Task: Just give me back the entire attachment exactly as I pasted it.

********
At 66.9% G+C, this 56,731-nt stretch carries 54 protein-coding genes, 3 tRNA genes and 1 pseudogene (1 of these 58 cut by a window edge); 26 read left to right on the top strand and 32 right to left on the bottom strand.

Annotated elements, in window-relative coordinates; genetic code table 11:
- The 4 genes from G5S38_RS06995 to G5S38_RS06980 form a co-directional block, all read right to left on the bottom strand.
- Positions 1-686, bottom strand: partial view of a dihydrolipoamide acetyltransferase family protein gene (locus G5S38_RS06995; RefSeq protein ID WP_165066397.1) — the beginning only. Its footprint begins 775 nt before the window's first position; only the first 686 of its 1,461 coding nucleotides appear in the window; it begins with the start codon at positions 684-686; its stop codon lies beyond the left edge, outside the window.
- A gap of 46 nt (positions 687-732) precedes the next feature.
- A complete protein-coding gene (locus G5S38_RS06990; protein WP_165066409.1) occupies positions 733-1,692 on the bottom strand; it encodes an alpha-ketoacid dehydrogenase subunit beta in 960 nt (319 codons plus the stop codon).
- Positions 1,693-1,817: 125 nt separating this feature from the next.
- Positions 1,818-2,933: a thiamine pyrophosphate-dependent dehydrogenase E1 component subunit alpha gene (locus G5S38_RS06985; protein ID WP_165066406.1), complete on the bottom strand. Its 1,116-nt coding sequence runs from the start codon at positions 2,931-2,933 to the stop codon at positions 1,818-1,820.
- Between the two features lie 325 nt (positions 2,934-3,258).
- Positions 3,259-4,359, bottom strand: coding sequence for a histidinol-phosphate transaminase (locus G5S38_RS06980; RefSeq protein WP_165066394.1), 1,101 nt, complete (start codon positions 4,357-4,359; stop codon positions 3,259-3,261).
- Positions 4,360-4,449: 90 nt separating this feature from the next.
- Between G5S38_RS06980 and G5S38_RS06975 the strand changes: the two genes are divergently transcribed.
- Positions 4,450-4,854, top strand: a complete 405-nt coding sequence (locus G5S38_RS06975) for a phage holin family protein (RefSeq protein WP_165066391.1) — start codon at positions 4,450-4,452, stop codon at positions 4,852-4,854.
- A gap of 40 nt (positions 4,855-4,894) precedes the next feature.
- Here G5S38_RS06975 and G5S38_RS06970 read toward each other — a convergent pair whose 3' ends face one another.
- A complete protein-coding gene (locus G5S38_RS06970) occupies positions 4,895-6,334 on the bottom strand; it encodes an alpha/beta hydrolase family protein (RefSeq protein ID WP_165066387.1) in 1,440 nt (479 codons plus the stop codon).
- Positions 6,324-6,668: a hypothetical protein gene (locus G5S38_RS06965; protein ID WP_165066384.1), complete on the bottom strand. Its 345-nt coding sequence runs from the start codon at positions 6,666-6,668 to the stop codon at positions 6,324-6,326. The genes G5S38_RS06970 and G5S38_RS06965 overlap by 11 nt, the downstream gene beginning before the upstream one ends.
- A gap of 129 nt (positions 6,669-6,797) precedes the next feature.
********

At 66.9% G+C, this 56,731-nt stretch carries 54 protein-coding genes, 3 tRNA genes and 1 pseudogene (1 of these 58 cut by a window edge); 26 read left to right on the top strand and 32 right to left on the bottom strand.

Annotated elements, in window-relative coordinates; genetic code table 11:
- The 4 genes from G5S38_RS06995 to G5S38_RS06980 form a co-directional block, all read right to left on the bottom strand.
- Positions 1-686, bottom strand: partial view of a dihydrolipoamide acetyltransferase family protein gene (locus G5S38_RS06995; RefSeq protein ID WP_165066397.1) — the beginning only. Its footprint begins 775 nt before the window's first position; only the first 686 of its 1,461 coding nucleotides appear in the window; it begins with the start codon at positions 684-686; its stop codon lies beyond the left edge, outside the window.
- A gap of 46 nt (positions 687-732) precedes the next feature.
- A complete protein-coding gene (locus G5S38_RS06990; protein WP_165066409.1) occupies positions 733-1,692 on the bottom strand; it encodes an alpha-ketoacid dehydrogenase subunit beta in 960 nt (319 codons plus the stop codon).
- Positions 1,693-1,817: 125 nt separating this feature from the next.
- Positions 1,818-2,933: a thiamine pyrophosphate-dependent dehydrogenase E1 component subunit alpha gene (locus G5S38_RS06985; protein ID WP_165066406.1), complete on the bottom strand. Its 1,116-nt coding sequence runs from the start codon at positions 2,931-2,933 to the stop codon at positions 1,818-1,820.
- Between the two features lie 325 nt (positions 2,934-3,258).
- Positions 3,259-4,359, bottom strand: coding sequence for a histidinol-phosphate transaminase (locus G5S38_RS06980; RefSeq protein WP_165066394.1), 1,101 nt, complete (start codon positions 4,357-4,359; stop codon positions 3,259-3,261).
- Positions 4,360-4,449: 90 nt separating this feature from the next.
- Between G5S38_RS06980 and G5S38_RS06975 the strand changes: the two genes are divergently transcribed.
- Positions 4,450-4,854, top strand: a complete 405-nt coding sequence (locus G5S38_RS06975) for a phage holin family protein (RefSeq protein WP_165066391.1) — start codon at positions 4,450-4,452, stop codon at positions 4,852-4,854.
- A gap of 40 nt (positions 4,855-4,894) precedes the next feature.
- Here G5S38_RS06975 and G5S38_RS06970 read toward each other — a convergent pair whose 3' ends face one another.
- A complete protein-coding gene (locus G5S38_RS06970) occupies positions 4,895-6,334 on the bottom strand; it encodes an alpha/beta hydrolase family protein (RefSeq protein ID WP_165066387.1) in 1,440 nt (479 codons plus the stop codon).
- Positions 6,324-6,668: a hypothetical protein gene (locus G5S38_RS06965; protein ID WP_165066384.1), complete on the bottom strand. Its 345-nt coding sequence runs from the start codon at positions 6,666-6,668 to the stop codon at positions 6,324-6,326. The genes G5S38_RS06970 and G5S38_RS06965 overlap by 11 nt, the downstream gene beginning before the upstream one ends.
- A gap of 129 nt (positions 6,669-6,797) precedes the next feature.